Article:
Full Moon for March 2020

Spot the Full Worm Supermoon on March 9!

March 6, 2020
Full Worm Moon OFA

March’s full Worm Moon will be a supermoon! Here’s all you need to know about the full Worm Moon—including why it’s called that and Moon phase dates for the month.

When to See the Full Moon in March 2020

March’s full Moon, called the full Worm Moon, reaches peak fullness at 1:48 P.M. EDT on Monday, March 9. Look for the spectacularly bright Moon as it rises above the horizon that evening or the night prior!

Why Is Called the Worm Moon?

This full Moon traditionally goes by the name Worm Moon, which refers to the fact that earthworms and grubs tend to emerge from their winter dormancy at this time of year, marking a sure sign of spring! Read more about March’s traditional Moon names below.

Super Worm Moon: The First Supermoon of the Year

This full Moon will also be the first of three supermoons in 2020—the other two occurring on April 7 and May 7. Thanks to its supermoon status, this year’s Worm Moon has been named the Super Worm Moon!  Let’s just hope that the worms don’t take that to heart.

“Supermoon” is the popular nickname given to a full Moon that coincides with perigee, which is the point in the Moon’s orbit of Earth where it’s closest to our planet.

While at perigee, the full Moon appears a bit brighter and about 7% larger than a typical full Moon. However, don’t go out on the night of March 9 expecting to see a Moon that’s noticeably more massive. Unless you were to see them side by side, the differences between a supermoon and a regular full Moon can be very difficult to perceive!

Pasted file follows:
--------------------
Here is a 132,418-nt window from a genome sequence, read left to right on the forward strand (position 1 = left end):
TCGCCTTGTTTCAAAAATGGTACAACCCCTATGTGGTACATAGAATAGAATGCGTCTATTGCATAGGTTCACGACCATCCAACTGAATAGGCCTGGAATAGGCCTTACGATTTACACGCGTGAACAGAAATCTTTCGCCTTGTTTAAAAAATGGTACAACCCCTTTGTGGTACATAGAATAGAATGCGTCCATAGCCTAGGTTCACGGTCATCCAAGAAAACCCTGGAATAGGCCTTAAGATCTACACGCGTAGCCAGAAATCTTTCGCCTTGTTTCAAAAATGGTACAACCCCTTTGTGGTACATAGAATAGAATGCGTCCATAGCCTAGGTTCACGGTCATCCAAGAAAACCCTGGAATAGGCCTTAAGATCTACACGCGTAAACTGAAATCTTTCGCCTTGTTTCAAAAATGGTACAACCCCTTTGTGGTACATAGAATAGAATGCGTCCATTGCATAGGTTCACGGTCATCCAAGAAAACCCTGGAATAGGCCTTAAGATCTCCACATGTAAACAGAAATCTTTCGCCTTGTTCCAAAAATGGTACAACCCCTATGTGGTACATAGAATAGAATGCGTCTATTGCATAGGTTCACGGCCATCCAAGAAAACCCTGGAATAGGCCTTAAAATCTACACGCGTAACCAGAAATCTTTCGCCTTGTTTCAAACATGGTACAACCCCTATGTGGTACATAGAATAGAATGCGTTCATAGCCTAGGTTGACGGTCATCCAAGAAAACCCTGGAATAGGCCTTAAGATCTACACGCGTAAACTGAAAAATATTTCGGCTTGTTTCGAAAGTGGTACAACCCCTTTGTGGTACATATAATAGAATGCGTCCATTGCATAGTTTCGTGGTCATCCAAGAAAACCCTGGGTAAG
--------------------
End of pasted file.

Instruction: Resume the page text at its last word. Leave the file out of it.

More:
Want to learn more about supermoons? Read our article about them here!

Moon Phases in March 2020

All dates and times listed here are Eastern Time. See our Moon Phase Calendar for local times.

First Quarter: March 2, 2:57 P.M. EST
Full Moon: March 9, 1:48 P.M. EDT
Last Quarter: March 16, 5:34 A.M. EDT
New Moon: March 24, 5:28 A.M. EDT

When is the next full Moon? Consult our Full Moon Calendar to find out!

March Full Moon Names

Owl of the hollow tree,
Speaking mysteriously,
When the Moon’s phantom light
Makes my dim chamber bright
–Dorothea Maria Ogilvy, Scottish poet (1823–95)

Historically, full Moon names were used to track the seasons and, for this reason, often relate closely to nature. The Moon names that we use today stem from Native American and Colonial-era sources. Traditionally, each full Moon name was applied to the entire lunar month in which it occurred, rather than just the Moon itself.

The most well-known name for March’s full Moon is the Full Worm Moon. At this time of the year, the ground begins to soften and trees begin to thaw enough for worms, grubs, and other larvae to reappear, inviting robins and other birds to feed—a true sign of spring. Roots start to push their way up through the soil, and the Earth experiences a re-birth as it awakens from its winter slumber.

There are many alternative names for the March Moon. One such name was the Full Sap Moon, as this is the time of year when the sap of sugar maples starts to flow. Other names included the Crow Moon and the Lenten Moon.

► See all the full Moon names and meanings.